Our base salary structure is designed to encourage internal growth, attract and retain new talent, and reward strong leadership that will sustain our growth and profitability. The base salary for each named executive officer reflects our past and current operating profits, the named executive officer’s individual contribution to our success throughout his career, internal pay equity and informal market data regarding comparable positions within similarly situated companies. In determining and setting base salary, the Board considers all of these factors, though it does not assign specific weights to any factor. The Board generally reviews the base salary for each named executive officer on an annual basis. For each of our named executive officers, we review base salary data internally obtained by the Company for comparable executive positions in similarly situated companies to ensure that the base salary rate for each executive is competitive relative to the market.

  

Discretionary Bonus

 

The objectives of our bonus awards are to encourage and reward our employees, including the named executive officers, who contribute to and participate in our success by their ability, industry, leadership, loyalty or exceptional service and to recruit additional executives who will contribute to that success.

 

Summary Compensation Table

 

The following summary compensation table sets forth the aggregate compensation we paid or accrued during the fiscal years ended December 31, 2019 and 2018 to (i) our Chief Executive Officer (principal executive officer), (ii) our Chief Financial Officer (principal financial officer), (iii) our three most highly compensated executive officers other than the principal executive officer and the principal financial officer who were serving as executive officers on December 31, 2019, whose total compensation was in excess of $100,000, and (iv) up to two additional individuals who would have been within the two-other-most-highly compensated but were not serving as executive officers on December 31, 2019.

 

 

 

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SUMMARY COMPENSATION TABLE

 

Name and Principal Position   Year     Salary(1)       Bonus       Stock Awards       Option Awards       Non-Equity Incentive Plan Compensation       Change in Pension Value and Non-qualified Deferred Compensation Earnings       All Other Compensation       Total  
Koon Wing CHEUNG, CEO and Director   2019
2018
   

$85,833

$76,282

     
     

     
     
     
     
     

$85,833

$76,282

 

 

 
                                                                     
Miky Y. C. WAN, CEO, President and Director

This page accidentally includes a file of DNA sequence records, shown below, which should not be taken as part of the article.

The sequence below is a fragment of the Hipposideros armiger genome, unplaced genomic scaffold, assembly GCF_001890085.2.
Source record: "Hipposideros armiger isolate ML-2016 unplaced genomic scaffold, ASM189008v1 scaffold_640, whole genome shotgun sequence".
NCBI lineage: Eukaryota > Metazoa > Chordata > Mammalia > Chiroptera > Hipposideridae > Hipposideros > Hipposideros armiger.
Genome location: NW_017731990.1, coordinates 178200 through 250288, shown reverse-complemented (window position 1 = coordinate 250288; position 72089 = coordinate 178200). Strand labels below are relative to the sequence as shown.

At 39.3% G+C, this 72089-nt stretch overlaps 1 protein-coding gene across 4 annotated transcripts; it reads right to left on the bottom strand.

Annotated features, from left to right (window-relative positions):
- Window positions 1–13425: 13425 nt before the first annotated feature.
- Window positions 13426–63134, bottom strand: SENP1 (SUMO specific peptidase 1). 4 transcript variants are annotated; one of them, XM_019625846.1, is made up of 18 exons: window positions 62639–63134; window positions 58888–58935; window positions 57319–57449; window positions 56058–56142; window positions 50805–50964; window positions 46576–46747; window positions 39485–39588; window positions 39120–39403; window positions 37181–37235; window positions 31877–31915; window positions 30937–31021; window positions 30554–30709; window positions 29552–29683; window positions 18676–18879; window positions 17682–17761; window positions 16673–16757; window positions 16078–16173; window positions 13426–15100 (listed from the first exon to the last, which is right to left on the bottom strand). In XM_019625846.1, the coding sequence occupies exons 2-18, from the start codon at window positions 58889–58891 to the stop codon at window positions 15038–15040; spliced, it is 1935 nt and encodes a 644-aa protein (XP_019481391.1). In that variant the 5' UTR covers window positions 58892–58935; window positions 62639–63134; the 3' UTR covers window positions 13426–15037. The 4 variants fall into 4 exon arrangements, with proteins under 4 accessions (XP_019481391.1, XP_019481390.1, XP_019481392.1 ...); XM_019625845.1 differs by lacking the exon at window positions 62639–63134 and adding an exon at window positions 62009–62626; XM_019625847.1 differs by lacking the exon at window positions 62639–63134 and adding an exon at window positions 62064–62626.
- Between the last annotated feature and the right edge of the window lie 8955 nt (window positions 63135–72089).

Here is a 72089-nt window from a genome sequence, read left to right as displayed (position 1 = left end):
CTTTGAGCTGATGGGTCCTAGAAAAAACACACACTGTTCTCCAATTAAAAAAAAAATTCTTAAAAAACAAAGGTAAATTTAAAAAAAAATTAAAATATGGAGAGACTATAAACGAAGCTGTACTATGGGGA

2019

2018

   

$0

$0

     
     

     
     
     
     
     

$0

$0

 

 

 

(1)   All cash compensation was paid in Hong Kong Dollars, our functional currency. Convenience translation of amounts from the local currency of the Company into US$ has been made at the pegged exchange rate at 7.8 for the fiscal years ended December 31, 2019 and 2018.

  

Narrative disclosure to Summary Compensation Table

 

Lee Tat and Mr. Cheung are parties to an Employment Agreement, made effective January 1, 2015, pursuant to which Mr. Cheung agreed to serve as a director of Lee Tat (the “Cheung Employment Agreement”) at a compensation rate of HK $30,000. Mr. Cheung’s compensation was increased to HK $40,000 per month en December 31, 2015. The Cheung Employment Agreement may be terminated by either party at any time by giving seven (7) days notice thereof. The foregoing description of the Cheung Employment Agreement is qualified in its entirety by reference to the Cheung Employment Agreement, the English translation of which is filed as Exhibit 10.2 to this Registration Statement and incorporated herein by reference.

  

Equity Awards

 

There are no options, warrants or convertible securities outstanding. At no time during the last fiscal year with respect to any of any of our executive officers was there:

 

  any outstanding option or other equity-based award repriced or otherwise materially modified (such as by extension of exercise periods, the change of vesting or forfeiture conditions, the change or elimination of applicable performance criteria, or the change of the bases upon which returns are determined);

 

  any waiver or modification of any specified performance target, goal or condition to payout with respect to any amount included in non-stock incentive plan compensation or payouts;